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Tuesday, December 14, 2010


I keep trying to write this book about being happy. It’s only fair, right? You write a book about the darkest times of your living – and subject people to those night terrors; so, now, you need to show them the light in your living. The fact is that I’m not there right now. I’m in a place that I’ve revisited so many times in my living that I’ve lost count. I’ve removed my finger from the page in my heart and stuck it in my ear to futilely block the raging, internal dialogue.

One of the things that carried me in my life is my ability to keep track. When the controller of my company (note that word, controller) asks me where he put the piece of paper that justifies this purchase or that “clawback” – I walk into my office, know exactly where to lay my hand. It’s simple. If you always do things the exact same way, if you label the folder, if you staple the pieces together, it’s always easy to find. Then, I get my pat on the head or the back, my reward.

Why can’t I do that with my life? Why can’t I put away the pieces that hurt me? By this time, I should be able to take the story and neatly file it away, compartmentalizing it so that the tendrils of shame or self pity don’t wrap themselves around my arms and pull me headfirst into the filing cabinet, abruptly slamming in regret. I continue to offer my open arms to the past, to the things over which I had no control.

The song, “Parachute” has been non-stop repeat in my brain for the last month. I admit that it is “The Wind Beneath My Wings” kind of pop pabulum with a good, universal message.

“And when the world gets sharp and tries to cut you down to size
And makes you feel like giving in,
Oh, I will stay, I will reign, I will wash the words and pain away
And I will chase the way we push, the way we pull
You’re beautiful.”

My mind gyrates at 3:34 in the morning and I move from side to side trying to find comfort. Why did this person at work choose to send that piece of paper out into the void without asking my permission? Do I have the right to give them permission? I have the knowledge, I have the responsibility, I have the title – but not the respect. So I get in there and demand my respect because if no one in the entire universe is going to stand up for SueAnn, damn it… I will.

Wow. Now there’s a control freak on the loose if I ever heard one. Save yourself from the hurricane of “Cover My Ass” paranoia, find shelter! The truth of the matter is that the employee never thought about what kind of terrorizing effect this would have on my ego. Never took a split second before putting that piece of paper out to whoever it was and hit the “send” button on the fax. Much the same way that I didn’t have an inkling of what I was doing when I originated the same sin a couple months back in the reverse direction; the machine was in movement, get out of my way, I’m busy.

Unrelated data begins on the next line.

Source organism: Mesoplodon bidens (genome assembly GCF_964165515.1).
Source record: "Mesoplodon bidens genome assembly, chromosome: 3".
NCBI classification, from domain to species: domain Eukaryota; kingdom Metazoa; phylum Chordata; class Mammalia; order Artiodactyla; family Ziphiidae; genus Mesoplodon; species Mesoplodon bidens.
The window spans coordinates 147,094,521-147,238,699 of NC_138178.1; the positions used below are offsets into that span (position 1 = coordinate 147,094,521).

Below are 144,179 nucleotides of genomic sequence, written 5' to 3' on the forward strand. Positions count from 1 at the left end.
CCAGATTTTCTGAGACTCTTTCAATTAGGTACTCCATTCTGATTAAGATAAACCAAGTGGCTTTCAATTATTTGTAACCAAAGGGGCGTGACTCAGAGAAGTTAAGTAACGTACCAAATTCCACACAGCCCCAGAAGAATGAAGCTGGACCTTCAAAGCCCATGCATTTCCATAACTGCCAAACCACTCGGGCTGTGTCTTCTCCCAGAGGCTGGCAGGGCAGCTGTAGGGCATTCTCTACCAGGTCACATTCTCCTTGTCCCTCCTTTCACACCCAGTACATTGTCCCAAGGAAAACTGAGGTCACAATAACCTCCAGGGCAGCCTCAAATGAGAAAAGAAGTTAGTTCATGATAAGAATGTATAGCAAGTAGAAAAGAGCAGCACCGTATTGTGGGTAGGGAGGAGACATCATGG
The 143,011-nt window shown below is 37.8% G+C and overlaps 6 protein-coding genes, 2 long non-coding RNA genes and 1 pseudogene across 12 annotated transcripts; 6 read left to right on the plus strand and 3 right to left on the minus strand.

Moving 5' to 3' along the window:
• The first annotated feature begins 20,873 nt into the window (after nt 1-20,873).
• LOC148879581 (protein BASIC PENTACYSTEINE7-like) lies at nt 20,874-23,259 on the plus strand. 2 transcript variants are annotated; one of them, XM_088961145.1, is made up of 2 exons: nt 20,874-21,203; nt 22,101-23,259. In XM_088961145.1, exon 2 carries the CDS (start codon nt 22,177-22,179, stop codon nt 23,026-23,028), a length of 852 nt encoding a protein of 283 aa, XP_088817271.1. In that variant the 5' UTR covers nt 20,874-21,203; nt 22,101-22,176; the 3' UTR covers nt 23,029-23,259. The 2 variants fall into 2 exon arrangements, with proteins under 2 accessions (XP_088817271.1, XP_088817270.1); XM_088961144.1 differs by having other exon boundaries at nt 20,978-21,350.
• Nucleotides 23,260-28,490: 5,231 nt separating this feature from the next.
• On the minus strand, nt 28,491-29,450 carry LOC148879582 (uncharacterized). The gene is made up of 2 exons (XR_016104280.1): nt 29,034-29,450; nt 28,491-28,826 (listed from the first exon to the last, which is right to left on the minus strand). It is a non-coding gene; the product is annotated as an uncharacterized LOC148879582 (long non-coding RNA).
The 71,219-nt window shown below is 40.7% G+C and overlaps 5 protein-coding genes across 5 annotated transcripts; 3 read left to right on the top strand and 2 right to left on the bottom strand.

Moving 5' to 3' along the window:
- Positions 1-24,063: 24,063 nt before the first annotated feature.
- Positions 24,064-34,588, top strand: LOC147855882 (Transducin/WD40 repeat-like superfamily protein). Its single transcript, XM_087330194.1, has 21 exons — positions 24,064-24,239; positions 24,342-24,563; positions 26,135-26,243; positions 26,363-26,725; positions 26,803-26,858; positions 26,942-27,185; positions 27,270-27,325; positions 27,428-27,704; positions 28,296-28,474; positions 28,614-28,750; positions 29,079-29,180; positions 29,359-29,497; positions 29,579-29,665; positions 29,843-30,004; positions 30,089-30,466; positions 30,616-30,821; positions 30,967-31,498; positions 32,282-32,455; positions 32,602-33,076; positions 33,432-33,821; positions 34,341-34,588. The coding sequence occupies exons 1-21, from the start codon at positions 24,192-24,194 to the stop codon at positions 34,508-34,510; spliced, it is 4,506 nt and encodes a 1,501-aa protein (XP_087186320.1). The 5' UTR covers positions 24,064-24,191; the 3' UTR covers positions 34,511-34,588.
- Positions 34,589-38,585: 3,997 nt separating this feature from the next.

Friday morning I was in the bathtub and I had the entire day off. I was reading the last bits of a book, a cherished book, telling me to take care of myself. Not – “Hey, SueAnn, go out and seek a massage, a spa, a retreat in the Caribbean.” It was saying, “Be your own advocate.” Well, what’s the difference between an advocate and a bully? Perception. Again, and for the billionth time in my learning, it’s all about perception.

The people who have been reading The Truth About Whales get quiet. They don’t know what to say. I’m standing in front of them, as a child, a teenager and an adult with a ten foot sign that says, “I was harmed.” How long do I have to carry that sign? It’s an old sign. It’s been used a lot. And now, it’s out in print in a whirlwind of no control. The reviews I find most frightening are the ones that nail me as a survivor, as someone championing a cause. Yet, that’s the same printing on my sign, isn’t it?

Is the insanity ego? Tell me it isn’t ego because, well, that’s just embarrassing, common, and disgustingly normal. In the school of the human condition, I want to be an “A” student. I want my academy award. I want to say, in my best and most girlish voice ever, “You like me. You really, really like me.”

Secretly, the truth is that I’m sick of my sign. I’m exhausted from the worry and the anger of carrying it. I want, desperately, to take care of SueAnn and have not a clue on the face of the earth exactly how to do that. Re-runs of Glee and Hershey’s Kisses do not keep the stories at bay.

In that same book, the author says that we have to champion our thoughts. If we have no control over the things that enter our minds, or that happened to us as children; then we do have to find a way to think responsibly. Meditation might help. Taking a breath before the rant, or at least twenty-four hours before hitting “send,” might help. For me, putting down the sign and stepping quietly away from the past is a good start.

Please... by all means, go listen and buy that pop pabulum song, Parachute... it's just wonderful.

1 - Monahan, Pat and Gregg Wattenberg. “Parachute” Lyrics. Save Me, San Francisco. Columbia 2009.

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